Intermediate Representation

samlang follows the standard compiler approach. We don't compile the source level samlang directly into assembly. Instead, we construct different IRs (intermediate representation) to gradually compile a functional language down to machine level assembly.

samlang has two IRs: high-level IR and mid-level IR. The low-level IR is the assembly itself. Inside the codebase, high-level IR is often abbreviated as HIR and mid-level IR is abbreviated as MIR. Constructors of high-level and mid-level IR are prefixed with HIR_ and MIR_ to differentiate them to prevent accidental usage.

Background

The high level IR is originally designed to simulate industry programming languages that have object oriented features, like Java and TypeScript. In fact, they are originally modeled after them, so that compiling from HIR to Java/TypeScript can be as easy as calling a bunch of recursive toString methods. At that time, the HIR is the only IR so it's just called IR.

Since the support for compiling samlang to Java and TypeScript been dropped in favor of compiling directly down to x86-64 assembly, the HIR has undergone a significant refactoring. Now, both the high-level IR and mid-level IR become more similar to Appel's IR.

Currently, the design philosophy of HIR and MIR language can be summarized as follows:

HIR should be as close to machine level as possible, except that it should still be able to compile to a high-level untyped language like C with void pointers or JavaScript. MIR should close the remaining gap, where labels, jumps, and raw pointer arithmetics are allowed.

High-level IR

HIR Expressions

  • HIR_INT(v) represents a 64-bit integer literal with value v;
  • HIR_STRING(s) represents a string literal with content s;
  • HIR_NAME(n) represents a global constant with name n. A function name is considered as a global constant.
  • HIR_VARIABLE(n) represents a local variable with name n.
  • HIR_INDEX_ACCESS(e, i) has the same semantics of array index access (e[i]) in most languages. There will be no index out of bound checks, since it's an invariant that all emitted HIR_INDEX_ACCESS is statically known to be type-safe.
  • HIR_BINARY(op, e1, e2) is a binary expression`

HIR Statements

  • HIR_FUNCTION_CALL(funExpr, funArgs, returnCollector) is a statement like let returnCollector = funExpr(...funArgs); in JavaScript. The returnCollector must always specified. Useless values will be discarded in later optimization stages.
  • HIR_IF_ELSE(boolCondition, s1, s2) is similar to if-else statements in imperative languages. s1 and s2 are lists of statements to execute in true branch and false branch respectively.
  • HIR_LET(name, assigned) represents variable assignment name := assigned. Its semantics is same as JavaScript's var statement, where the variable is function scoped instead of block scoped.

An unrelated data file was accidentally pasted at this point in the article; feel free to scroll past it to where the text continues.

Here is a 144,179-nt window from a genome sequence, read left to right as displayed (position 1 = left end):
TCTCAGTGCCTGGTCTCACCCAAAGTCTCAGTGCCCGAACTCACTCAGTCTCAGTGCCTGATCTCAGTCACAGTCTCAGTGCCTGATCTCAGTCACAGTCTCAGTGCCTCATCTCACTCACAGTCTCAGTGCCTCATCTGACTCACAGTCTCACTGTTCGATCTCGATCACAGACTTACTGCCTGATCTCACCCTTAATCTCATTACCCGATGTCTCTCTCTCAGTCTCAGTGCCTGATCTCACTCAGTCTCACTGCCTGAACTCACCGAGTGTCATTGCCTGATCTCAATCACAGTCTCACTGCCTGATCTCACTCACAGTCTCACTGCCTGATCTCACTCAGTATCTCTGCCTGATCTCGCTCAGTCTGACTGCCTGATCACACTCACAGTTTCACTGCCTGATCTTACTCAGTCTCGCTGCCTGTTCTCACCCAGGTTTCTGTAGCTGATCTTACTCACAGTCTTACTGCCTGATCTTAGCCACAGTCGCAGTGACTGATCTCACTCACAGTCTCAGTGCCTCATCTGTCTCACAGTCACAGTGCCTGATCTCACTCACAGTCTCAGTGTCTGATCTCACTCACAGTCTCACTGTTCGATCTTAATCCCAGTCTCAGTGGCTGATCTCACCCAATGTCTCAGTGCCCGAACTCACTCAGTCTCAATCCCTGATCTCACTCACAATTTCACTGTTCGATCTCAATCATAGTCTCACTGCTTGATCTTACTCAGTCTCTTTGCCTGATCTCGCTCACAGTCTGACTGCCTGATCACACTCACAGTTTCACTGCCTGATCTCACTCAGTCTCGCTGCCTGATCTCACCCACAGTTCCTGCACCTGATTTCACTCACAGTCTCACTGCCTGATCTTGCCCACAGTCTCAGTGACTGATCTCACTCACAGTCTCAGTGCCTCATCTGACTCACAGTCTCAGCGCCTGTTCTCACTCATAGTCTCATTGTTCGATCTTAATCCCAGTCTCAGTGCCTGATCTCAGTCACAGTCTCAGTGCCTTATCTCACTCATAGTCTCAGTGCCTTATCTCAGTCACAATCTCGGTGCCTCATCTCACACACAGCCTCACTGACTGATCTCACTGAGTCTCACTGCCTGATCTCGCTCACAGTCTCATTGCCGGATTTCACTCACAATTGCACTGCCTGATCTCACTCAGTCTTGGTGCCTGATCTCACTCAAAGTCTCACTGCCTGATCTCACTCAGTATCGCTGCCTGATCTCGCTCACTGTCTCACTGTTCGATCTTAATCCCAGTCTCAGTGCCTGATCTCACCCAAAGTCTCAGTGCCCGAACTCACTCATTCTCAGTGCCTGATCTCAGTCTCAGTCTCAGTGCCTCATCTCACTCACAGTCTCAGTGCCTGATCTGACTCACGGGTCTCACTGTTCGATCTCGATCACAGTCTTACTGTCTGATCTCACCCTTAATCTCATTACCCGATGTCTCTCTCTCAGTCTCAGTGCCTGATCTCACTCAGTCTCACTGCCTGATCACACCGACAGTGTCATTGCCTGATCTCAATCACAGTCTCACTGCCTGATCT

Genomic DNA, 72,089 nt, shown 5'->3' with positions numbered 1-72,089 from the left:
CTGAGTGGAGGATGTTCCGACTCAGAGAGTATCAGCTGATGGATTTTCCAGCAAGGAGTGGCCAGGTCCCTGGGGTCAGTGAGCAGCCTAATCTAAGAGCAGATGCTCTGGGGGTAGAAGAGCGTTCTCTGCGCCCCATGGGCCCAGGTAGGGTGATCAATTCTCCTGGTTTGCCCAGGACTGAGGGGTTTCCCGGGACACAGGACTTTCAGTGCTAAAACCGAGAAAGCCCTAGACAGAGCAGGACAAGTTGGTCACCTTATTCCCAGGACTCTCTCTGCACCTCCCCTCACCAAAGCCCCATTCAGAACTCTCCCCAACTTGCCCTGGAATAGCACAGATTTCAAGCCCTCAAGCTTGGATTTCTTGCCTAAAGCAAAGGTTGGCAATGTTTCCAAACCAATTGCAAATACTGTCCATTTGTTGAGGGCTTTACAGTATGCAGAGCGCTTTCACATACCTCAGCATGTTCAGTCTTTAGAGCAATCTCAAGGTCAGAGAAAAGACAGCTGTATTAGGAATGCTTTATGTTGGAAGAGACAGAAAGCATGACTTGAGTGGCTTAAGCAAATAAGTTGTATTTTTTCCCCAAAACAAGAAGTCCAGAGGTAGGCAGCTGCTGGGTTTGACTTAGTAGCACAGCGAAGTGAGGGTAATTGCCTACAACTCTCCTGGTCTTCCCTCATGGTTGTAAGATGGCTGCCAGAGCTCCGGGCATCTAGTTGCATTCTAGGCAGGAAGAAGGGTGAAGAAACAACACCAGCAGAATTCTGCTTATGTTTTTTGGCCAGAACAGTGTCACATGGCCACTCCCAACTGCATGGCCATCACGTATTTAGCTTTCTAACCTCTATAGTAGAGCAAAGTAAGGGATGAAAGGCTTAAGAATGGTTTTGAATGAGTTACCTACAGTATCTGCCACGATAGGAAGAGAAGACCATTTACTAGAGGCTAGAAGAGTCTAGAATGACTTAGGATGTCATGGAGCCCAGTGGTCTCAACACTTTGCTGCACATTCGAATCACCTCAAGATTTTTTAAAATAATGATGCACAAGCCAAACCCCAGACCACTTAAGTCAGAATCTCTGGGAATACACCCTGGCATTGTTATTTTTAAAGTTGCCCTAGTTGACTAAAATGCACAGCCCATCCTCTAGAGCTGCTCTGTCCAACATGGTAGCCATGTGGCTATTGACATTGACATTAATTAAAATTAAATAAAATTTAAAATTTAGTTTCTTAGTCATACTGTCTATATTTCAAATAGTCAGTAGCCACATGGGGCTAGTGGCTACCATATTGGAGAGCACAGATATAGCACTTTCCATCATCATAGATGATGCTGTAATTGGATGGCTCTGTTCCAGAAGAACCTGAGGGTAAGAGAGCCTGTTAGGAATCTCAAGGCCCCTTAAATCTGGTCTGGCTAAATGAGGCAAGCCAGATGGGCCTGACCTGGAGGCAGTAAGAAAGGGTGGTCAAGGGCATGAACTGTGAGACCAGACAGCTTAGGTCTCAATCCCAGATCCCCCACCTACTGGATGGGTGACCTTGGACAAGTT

• HIR_RETURN(expr) represents the return statement. The returned expression expr is optional.
  • HIR_STRUCT_INITIALIZATION(name, exprList) is like name = [...exprList] in JavaScript. This construct is widely used to represent various source-level concepts, like objects, variants, and function closures. In this process, source-level objects' field names are completely erased, and values are put into various slots in the process.

Selected source level constructs in HIR

Objects in HIR

For a class that defines an object type like the following:

class Developer(val name: string, val github: string, val projects: List<string>) {}

During type checking time, a name to index mapping will be established like name => 0, github => 1, projects => 2. You should not rely on the order of the mappings.

Then during lowering from source to HIR, val d = {name: a, github: b, projects: c} will be translated to HIR_STRUCT_INITIALIZATION(d, [a, b, c]).

Variants in HIR

For a class that defines an variant type like the following:

class List<T>(Nil(unit), Cons([T * List<T>])) { }

During type checking time, a tag to index mapping will be established like Nil => 0, Cons => 1. You should not rely on the order of the mappings.

Then during lowering from source to HIR, val a = Cons(b) will be translated to HIR_STRUCT_INITIALIZATION(a, [1, b]).

Function closures in HIR

A function closure contains a name reference to function and an optional environment. The environment is NULL (0) when it's a reference to a static function like Foo.bar. The environment is the receiver itself. (e.g. for this.myMethodCall, the environment is this.)

The environment for a lambda expression is all the captured variables. Captures variables are variables defined outside of the lambda expressions.

For example, for lambda in the following statements:

val a = 1;
val b = 2;
val e = (c) -> {
val d = 2;
a + b + c + d
}

, the captured variabled are a and b.

The struct for function closures has the format { [0] -> function name, [1] -> environment object }.

Mid-level IR

Mid-level IR is almost identical to Appel's IR. Therefore, you are better served by reading the lecture notes.

One major difference is that almost all non-canonical MIR expressions and statements are not in samlang. The lowering work is done completely in source-level to HIR lowering phase. The only exception is MIR_CJUMP_NON_FALLTHROUGH_NON_CANONICAL, which is being handled by trace reordering code in the MIR lowering phase.